For the firm and the participants involved, this is not a project that involves capturing some improvements in cost, but a firm commitment to the changing of processes and almost retooling the input process in your forecasting. But this should involve only a few areas….right? Let’s take a look at some of the areas that will likely be targeted for review in this process:
1. Statistic, Marketing, and Management Analysis.
2. Review of the Analysis for use within long-term and short-term forecasting efforts.
3. Review of the demand plan, supply plan, shipments, deliveries, and scheduling efforts.
4. Review of bills of materials, bills of resources, and capacity constraints.
5. Assessment of materials and resources in support of short-term and long-term capacity planning.

So when it comes down to Sales & Operations Planning, any member of executive management should care that their resources are being deployed in the most efficient manner. Although results might be good, and on Budget, how much better could company be performing if this effort were undertaken?

Thanks for reading . . . .

Projects: Sales & Operations Planning

August 12th, 2008 Comments off

During a career we can look back & recall projects that shaped our experience level and positioned us better to take on new challenges presented in our career. Some of those projects also involve pulling together such a large group of folks that it simply eclipses any “projects” you might have encountered during your B-school stint. For myself, one of these projects was the Sales & Operations Planning (S&OP) implementation that was started during our integration with APC. This was a project that was kicked off with a North American meeting that pulled together approximately 40 key individuals throughout NAM and was introduced by the company President. There were also other global kick-off meetings that happened in the other regions. This was a major corporate effort.

As the company moved farther into the implementation process, it became clear that there were going to be some major challenges to effectively integrate our two entities and leverage our operational resources. However, in the short-term, there were a number of issues to address. At a consolidated level, there were a number of potential concerns in this $6.5b merger. Primarily:
1. The potential for declining customer service levels.
2. Inaccurate sales forecasts.
3. Declining product margins.
4. Rising inventory levels.
5. Misaligned performance metrics.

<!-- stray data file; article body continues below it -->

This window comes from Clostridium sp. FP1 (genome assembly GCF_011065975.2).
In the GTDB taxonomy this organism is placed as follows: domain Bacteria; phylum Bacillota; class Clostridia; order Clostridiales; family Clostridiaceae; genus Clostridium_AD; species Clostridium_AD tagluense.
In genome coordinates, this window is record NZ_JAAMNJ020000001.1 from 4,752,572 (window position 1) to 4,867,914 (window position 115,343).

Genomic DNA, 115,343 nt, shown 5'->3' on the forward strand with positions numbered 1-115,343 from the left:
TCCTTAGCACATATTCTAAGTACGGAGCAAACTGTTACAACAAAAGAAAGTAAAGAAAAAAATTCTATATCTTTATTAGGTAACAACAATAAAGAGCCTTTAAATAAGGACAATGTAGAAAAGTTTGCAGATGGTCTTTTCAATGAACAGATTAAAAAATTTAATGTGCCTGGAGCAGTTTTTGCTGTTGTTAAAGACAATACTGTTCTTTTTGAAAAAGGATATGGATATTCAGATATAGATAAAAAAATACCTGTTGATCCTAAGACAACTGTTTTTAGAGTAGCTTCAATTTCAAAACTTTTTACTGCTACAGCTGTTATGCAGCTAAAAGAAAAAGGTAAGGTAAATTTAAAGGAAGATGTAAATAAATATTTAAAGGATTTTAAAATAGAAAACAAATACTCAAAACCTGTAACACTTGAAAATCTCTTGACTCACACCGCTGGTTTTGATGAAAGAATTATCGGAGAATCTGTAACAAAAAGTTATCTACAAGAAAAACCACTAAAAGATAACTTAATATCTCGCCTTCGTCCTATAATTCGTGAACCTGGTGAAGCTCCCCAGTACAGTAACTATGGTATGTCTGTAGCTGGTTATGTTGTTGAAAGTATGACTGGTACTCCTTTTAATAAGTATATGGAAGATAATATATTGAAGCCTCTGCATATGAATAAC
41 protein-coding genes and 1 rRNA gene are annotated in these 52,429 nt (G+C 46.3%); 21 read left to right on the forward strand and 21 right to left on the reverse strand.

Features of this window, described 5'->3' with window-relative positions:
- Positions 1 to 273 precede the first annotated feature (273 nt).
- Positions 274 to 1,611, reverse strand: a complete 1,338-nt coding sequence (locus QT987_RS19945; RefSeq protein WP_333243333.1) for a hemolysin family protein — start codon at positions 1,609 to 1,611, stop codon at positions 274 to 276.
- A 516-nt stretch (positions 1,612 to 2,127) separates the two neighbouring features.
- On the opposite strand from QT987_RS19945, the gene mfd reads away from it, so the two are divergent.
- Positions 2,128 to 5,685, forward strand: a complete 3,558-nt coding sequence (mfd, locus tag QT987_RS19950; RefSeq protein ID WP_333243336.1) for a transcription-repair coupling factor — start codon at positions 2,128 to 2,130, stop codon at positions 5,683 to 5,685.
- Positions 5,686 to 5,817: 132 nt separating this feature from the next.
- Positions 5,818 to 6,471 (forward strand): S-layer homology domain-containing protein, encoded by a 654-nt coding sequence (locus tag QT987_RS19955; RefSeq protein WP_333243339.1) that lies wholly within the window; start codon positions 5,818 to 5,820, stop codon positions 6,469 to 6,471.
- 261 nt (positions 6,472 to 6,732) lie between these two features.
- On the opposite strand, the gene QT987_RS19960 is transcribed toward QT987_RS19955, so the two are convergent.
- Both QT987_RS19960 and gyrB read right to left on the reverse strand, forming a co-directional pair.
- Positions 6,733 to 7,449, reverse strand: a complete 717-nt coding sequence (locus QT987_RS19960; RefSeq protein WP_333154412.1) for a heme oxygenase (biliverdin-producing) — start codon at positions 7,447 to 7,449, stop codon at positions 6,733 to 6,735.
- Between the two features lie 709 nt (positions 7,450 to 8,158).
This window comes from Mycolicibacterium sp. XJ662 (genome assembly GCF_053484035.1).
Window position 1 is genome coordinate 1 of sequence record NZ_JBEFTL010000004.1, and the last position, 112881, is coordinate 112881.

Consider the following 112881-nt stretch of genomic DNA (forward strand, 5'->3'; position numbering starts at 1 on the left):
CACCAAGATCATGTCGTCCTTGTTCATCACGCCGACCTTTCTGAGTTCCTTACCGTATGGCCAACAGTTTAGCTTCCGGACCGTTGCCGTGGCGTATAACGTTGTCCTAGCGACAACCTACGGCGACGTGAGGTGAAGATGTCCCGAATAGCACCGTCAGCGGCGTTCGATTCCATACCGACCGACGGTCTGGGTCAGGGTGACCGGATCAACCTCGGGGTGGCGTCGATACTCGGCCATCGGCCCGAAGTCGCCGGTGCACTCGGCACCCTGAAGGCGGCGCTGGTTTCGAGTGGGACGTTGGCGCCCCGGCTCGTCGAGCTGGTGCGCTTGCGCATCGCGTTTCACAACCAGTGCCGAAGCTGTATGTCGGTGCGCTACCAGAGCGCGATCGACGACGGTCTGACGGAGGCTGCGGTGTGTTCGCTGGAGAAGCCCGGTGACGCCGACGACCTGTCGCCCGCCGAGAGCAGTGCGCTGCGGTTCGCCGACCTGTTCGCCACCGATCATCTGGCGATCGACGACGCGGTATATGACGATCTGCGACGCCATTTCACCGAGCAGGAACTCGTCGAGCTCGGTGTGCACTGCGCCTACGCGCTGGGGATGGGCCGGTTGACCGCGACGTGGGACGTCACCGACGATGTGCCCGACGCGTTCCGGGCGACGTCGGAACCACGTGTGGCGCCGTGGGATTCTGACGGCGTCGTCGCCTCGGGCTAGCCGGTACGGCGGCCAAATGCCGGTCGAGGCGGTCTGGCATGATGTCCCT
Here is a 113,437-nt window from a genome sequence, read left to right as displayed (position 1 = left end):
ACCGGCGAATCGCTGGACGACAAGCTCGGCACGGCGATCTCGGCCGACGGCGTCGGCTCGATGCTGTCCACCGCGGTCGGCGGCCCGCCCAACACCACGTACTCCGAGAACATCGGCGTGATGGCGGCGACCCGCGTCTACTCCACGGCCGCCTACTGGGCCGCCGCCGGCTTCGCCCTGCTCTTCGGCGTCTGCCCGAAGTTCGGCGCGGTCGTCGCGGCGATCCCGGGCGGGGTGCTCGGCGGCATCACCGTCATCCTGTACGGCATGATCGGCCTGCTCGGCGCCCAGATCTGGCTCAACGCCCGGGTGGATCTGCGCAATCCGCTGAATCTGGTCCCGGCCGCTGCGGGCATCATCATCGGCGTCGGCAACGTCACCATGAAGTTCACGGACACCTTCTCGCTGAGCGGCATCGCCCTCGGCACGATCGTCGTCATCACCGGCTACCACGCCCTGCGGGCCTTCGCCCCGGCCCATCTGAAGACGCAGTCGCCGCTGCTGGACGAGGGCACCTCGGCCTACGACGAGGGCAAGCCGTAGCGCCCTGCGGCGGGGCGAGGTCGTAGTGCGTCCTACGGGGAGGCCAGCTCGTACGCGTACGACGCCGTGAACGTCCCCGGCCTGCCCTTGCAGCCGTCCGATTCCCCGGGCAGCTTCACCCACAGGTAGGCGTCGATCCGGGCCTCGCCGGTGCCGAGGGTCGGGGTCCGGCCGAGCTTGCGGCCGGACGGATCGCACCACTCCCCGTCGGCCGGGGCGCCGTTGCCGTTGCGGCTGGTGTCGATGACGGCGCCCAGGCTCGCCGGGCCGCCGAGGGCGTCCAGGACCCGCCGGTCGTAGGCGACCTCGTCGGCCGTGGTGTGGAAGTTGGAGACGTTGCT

Any one of the potential areas of risk listed above had the ability to materially effect our results and compound an already difficult integration process. As we kicked off the meeting, this was a process that many were not familiar with and there were only a few that had gone through a similar situation with previous employers. The meeting was focused on covering some key areas such as:
1. Why were we implementing S&OP? What are some the signs that would signal such an effort?
2. Conduct and overview of S&OP and the efforts we should anticipate would be necessary.
3. We needed to review the common terminology that would be utilized globally in this effort.
4. We need to review the necessary roles & responsibilities for this effort and individuals assigned.
5. What was the anticipated timeline?

It’s pretty apparent from just this topline synopsis that this is not a multi-week project. This was a project that was anticipated to take the better part of a year to complete and fully implement. This was a project that was going to involve just about every functional area in the organization and had an equally opportunistic ability to improve our financial results and improve our working capital performance. I do plan on covering the elements of this implementation in more detail in further postings. If you have participated in an S&OP implementation I’d love to hear from you…

Thanks for reading . . . .

Increasing product margins without increasing prices. Can you?

August 5th, 2008 Comments off

How many executive meetings have you attended and heard that mandate “I want product margins increased by 5%” or “We need to cut our product costs by 10%”?